Suppose the windshield would normally cost $200. Your windshield deductible is $100. So the glass guy gets $100 for you, $100 from the insurance company.

    Suppose the glass guy charges $250 for that windshield and offers you a $50 discount off your deductible. Glass guy gets $150 from State Farm, $50 from you. He still gets the same amount, but he just made State Farm pay $50 of your deductible.

    • obits3 says:

      This.

      If only everybody else could remember elementary math…

      • bwcbwc says:

        Not just this. The deductible is part of your insurance agreement with the insurance company. There isn’t any legal way a repair shop can waive part of the deductible except with the authorization of the insurance company, which only happens if the repair shop is one of their “preferred” shops, and sometimes not even then.

  15. BuddhaLite says:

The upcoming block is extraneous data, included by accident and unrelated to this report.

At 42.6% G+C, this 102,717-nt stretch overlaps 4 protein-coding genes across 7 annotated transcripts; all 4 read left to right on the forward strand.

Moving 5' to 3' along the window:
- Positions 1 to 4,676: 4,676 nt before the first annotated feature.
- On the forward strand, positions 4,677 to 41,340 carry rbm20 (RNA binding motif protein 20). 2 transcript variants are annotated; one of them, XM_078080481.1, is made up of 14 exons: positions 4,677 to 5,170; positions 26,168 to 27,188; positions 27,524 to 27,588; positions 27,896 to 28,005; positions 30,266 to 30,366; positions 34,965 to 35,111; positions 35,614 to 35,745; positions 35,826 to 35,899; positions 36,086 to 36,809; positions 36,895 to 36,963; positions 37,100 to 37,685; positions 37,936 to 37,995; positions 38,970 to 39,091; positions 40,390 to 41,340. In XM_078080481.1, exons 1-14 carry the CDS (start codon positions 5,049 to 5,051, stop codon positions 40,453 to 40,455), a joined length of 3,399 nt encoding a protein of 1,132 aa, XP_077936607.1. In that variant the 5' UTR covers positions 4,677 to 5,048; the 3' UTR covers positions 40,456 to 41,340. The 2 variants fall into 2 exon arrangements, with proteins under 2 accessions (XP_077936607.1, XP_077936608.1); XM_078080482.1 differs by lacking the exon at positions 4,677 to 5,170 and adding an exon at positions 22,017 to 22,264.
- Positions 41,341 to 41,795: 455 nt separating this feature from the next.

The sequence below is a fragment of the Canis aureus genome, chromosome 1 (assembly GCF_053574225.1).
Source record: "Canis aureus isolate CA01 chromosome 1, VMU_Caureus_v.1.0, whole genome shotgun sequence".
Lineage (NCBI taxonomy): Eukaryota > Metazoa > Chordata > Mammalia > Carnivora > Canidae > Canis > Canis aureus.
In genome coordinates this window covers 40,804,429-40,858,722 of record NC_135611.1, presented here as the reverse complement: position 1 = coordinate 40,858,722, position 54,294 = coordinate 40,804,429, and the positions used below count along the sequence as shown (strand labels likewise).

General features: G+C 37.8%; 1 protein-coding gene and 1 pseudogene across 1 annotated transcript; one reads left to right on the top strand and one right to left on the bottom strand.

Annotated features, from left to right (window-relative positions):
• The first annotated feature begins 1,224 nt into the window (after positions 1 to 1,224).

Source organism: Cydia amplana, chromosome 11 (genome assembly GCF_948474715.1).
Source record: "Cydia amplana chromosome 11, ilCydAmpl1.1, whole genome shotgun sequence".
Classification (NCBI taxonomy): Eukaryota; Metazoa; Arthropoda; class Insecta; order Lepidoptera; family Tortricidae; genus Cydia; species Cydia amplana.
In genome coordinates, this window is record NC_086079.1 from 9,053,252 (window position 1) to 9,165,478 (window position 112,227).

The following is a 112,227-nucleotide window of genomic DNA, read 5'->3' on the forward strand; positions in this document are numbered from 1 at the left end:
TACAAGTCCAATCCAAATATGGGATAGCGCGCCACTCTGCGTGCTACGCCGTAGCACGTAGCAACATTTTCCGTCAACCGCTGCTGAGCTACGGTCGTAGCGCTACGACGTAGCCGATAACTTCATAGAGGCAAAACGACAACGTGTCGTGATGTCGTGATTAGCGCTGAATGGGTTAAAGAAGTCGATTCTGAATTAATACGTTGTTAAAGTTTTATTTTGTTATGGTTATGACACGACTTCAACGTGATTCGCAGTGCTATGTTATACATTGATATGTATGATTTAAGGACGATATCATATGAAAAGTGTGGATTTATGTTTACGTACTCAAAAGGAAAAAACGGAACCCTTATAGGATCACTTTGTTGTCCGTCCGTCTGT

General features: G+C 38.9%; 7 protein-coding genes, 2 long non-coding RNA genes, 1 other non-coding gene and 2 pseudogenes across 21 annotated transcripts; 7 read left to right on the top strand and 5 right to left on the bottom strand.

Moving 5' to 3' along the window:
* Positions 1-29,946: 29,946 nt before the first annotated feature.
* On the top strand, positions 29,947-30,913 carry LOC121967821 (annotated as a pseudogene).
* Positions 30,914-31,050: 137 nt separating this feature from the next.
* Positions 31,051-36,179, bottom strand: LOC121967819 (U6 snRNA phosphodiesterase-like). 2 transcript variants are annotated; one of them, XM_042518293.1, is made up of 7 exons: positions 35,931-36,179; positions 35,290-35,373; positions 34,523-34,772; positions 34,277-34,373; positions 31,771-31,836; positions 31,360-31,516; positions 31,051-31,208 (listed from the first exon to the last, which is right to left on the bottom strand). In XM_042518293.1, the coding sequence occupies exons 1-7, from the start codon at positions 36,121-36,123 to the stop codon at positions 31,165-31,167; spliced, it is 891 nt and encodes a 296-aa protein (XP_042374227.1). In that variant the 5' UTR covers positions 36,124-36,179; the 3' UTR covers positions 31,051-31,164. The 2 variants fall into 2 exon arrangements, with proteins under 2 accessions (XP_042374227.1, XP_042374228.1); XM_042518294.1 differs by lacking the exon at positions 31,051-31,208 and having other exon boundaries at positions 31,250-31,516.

In FL insurance companies are required to pay the full cost of a windshield replacement and a nice business has popped up around that. Many places give you some sort of gift to get you to choose them.

  16. Megladon says:

    It sounds similar to a situation we had here about 15 – 20 years ago where the glass repair company would give you 200$ and a free box of steaks for your biz. This same company also charged about 3x the going rate to get your windows replaced. Maybe this 50$ off company charges double what the other guys charge and your insurance is trying to protect their interests by not going there. Eventually all of the above was made illegal, and 1 of the main guys tossed into jail for still doing it even after made illegal.

  17. tator says:

    I’ve tried to arrange with a glass shop to leave the car there rather than fix it at my work (to save the insurance a few $). They wouldn’t discount the job. Then 5 years later the glass company wanted me to drive 25 miles to meet them because of the distance to my job (I declined). The windshield is part of the strength of the body for accidents/roll over. After the windshield is replaced, you should wait 2 hours before driving the car so the adhesive can cure completely.